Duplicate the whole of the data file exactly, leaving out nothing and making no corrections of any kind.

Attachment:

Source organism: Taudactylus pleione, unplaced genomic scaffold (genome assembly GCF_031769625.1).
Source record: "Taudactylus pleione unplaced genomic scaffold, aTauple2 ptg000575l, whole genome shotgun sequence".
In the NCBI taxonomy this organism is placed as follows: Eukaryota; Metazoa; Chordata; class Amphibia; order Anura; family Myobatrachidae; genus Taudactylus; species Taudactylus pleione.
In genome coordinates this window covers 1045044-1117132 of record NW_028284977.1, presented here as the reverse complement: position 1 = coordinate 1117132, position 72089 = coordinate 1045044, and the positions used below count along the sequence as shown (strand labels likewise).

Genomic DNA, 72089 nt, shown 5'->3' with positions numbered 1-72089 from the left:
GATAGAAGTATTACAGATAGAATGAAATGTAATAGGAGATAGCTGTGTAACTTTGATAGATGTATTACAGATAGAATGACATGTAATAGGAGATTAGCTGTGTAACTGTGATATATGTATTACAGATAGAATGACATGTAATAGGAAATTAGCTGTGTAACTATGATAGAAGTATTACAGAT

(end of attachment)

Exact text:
Source organism: Taudactylus pleione, unplaced genomic scaffold (genome assembly GCF_031769625.1).
Source record: "Taudactylus pleione unplaced genomic scaffold, aTauple2 ptg000575l, whole genome shotgun sequence".
In the NCBI taxonomy this organism is placed as follows: Eukaryota; Metazoa; Chordata; class Amphibia; order Anura; family Myobatrachidae; genus Taudactylus; species Taudactylus pleione.
In genome coordinates this window covers 1045044-1117132 of record NW_028284977.1, presented here as the reverse complement: position 1 = coordinate 1117132, position 72089 = coordinate 1045044, and the positions used below count along the sequence as shown (strand labels likewise).

Genomic DNA, 72089 nt, shown 5'->3' with positions numbered 1-72089 from the left:
GATAGAAGTATTACAGATAGAATGAAATGTAATAGGAGATAGCTGTGTAACTTTGATAGATGTATTACAGATAGAATGACATGTAATAGGAGATTAGCTGTGTAACTGTGATATATGTATTACAGATAGAATGACATGTAATAGGAAATTAGCTGTGTAACTATGATAGAAGTATTACAGAT